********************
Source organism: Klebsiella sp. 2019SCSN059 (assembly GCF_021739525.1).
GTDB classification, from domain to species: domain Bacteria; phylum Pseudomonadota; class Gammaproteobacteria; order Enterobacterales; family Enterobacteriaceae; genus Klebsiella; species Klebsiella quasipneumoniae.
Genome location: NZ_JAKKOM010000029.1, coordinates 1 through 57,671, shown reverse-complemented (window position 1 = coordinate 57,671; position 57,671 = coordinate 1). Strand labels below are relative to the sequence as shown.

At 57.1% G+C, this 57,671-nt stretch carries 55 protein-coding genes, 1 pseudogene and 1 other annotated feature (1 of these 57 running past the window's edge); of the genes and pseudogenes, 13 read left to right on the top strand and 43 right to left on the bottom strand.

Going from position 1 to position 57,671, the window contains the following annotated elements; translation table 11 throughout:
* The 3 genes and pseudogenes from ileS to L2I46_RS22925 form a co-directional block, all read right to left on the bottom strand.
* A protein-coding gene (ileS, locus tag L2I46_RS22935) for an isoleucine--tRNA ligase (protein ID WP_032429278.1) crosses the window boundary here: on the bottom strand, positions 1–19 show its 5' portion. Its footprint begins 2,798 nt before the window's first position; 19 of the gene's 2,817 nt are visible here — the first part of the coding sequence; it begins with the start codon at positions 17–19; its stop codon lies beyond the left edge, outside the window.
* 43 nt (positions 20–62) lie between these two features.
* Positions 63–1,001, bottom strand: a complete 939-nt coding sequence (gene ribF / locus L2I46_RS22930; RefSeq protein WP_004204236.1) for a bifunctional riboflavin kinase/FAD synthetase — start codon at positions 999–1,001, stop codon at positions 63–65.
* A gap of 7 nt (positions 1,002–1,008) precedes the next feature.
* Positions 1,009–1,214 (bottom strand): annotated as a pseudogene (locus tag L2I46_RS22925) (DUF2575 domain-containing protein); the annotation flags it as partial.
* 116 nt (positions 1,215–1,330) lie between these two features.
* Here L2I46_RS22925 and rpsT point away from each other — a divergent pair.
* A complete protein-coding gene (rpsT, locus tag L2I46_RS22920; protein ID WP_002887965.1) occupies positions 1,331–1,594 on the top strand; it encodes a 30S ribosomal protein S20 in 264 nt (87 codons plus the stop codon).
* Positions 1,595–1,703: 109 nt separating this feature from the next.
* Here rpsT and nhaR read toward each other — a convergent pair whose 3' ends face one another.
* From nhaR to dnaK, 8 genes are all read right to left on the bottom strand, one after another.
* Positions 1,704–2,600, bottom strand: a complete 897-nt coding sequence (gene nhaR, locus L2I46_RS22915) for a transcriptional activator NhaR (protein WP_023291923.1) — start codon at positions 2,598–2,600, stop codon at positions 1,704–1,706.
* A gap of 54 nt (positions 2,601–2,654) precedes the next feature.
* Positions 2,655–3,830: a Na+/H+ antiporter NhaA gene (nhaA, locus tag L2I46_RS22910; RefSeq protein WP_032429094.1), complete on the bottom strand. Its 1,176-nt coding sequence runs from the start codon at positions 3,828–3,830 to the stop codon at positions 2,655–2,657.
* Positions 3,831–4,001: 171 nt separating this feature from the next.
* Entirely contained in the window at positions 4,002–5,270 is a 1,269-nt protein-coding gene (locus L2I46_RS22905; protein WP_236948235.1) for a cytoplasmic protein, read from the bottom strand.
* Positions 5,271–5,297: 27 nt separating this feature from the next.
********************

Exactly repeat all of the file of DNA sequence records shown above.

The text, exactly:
Source organism: Klebsiella sp. 2019SCSN059 (assembly GCF_021739525.1).
GTDB classification, from domain to species: domain Bacteria; phylum Pseudomonadota; class Gammaproteobacteria; order Enterobacterales; family Enterobacteriaceae; genus Klebsiella; species Klebsiella quasipneumoniae.
Genome location: NZ_JAKKOM010000029.1, coordinates 1 through 57,671, shown reverse-complemented (window position 1 = coordinate 57,671; position 57,671 = coordinate 1). Strand labels below are relative to the sequence as shown.

At 57.1% G+C, this 57,671-nt stretch carries 55 protein-coding genes, 1 pseudogene and 1 other annotated feature (1 of these 57 running past the window's edge); of the genes and pseudogenes, 13 read left to right on the top strand and 43 right to left on the bottom strand.

Going from position 1 to position 57,671, the window contains the following annotated elements; translation table 11 throughout:
* The 3 genes and pseudogenes from ileS to L2I46_RS22925 form a co-directional block, all read right to left on the bottom strand.
* A protein-coding gene (ileS, locus tag L2I46_RS22935) for an isoleucine--tRNA ligase (protein ID WP_032429278.1) crosses the window boundary here: on the bottom strand, positions 1–19 show its 5' portion. Its footprint begins 2,798 nt before the window's first position; 19 of the gene's 2,817 nt are visible here — the first part of the coding sequence; it begins with the start codon at positions 17–19; its stop codon lies beyond the left edge, outside the window.
* 43 nt (positions 20–62) lie between these two features.
* Positions 63–1,001, bottom strand: a complete 939-nt coding sequence (gene ribF / locus L2I46_RS22930; RefSeq protein WP_004204236.1) for a bifunctional riboflavin kinase/FAD synthetase — start codon at positions 999–1,001, stop codon at positions 63–65.
* A gap of 7 nt (positions 1,002–1,008) precedes the next feature.
* Positions 1,009–1,214 (bottom strand): annotated as a pseudogene (locus tag L2I46_RS22925) (DUF2575 domain-containing protein); the annotation flags it as partial.
* 116 nt (positions 1,215–1,330) lie between these two features.
* Here L2I46_RS22925 and rpsT point away from each other — a divergent pair.
* A complete protein-coding gene (rpsT, locus tag L2I46_RS22920; protein ID WP_002887965.1) occupies positions 1,331–1,594 on the top strand; it encodes a 30S ribosomal protein S20 in 264 nt (87 codons plus the stop codon).
* Positions 1,595–1,703: 109 nt separating this feature from the next.
* Here rpsT and nhaR read toward each other — a convergent pair whose 3' ends face one another.
* From nhaR to dnaK, 8 genes are all read right to left on the bottom strand, one after another.
* Positions 1,704–2,600, bottom strand: a complete 897-nt coding sequence (gene nhaR, locus L2I46_RS22915) for a transcriptional activator NhaR (protein WP_023291923.1) — start codon at positions 2,598–2,600, stop codon at positions 1,704–1,706.
* A gap of 54 nt (positions 2,601–2,654) precedes the next feature.
* Positions 2,655–3,830: a Na+/H+ antiporter NhaA gene (nhaA, locus tag L2I46_RS22910; RefSeq protein WP_032429094.1), complete on the bottom strand. Its 1,176-nt coding sequence runs from the start codon at positions 3,828–3,830 to the stop codon at positions 2,655–2,657.
* Positions 3,831–4,001: 171 nt separating this feature from the next.
* Entirely contained in the window at positions 4,002–5,270 is a 1,269-nt protein-coding gene (locus L2I46_RS22905; protein WP_236948235.1) for a cytoplasmic protein, read from the bottom strand.
* Positions 5,271–5,297: 27 nt separating this feature from the next.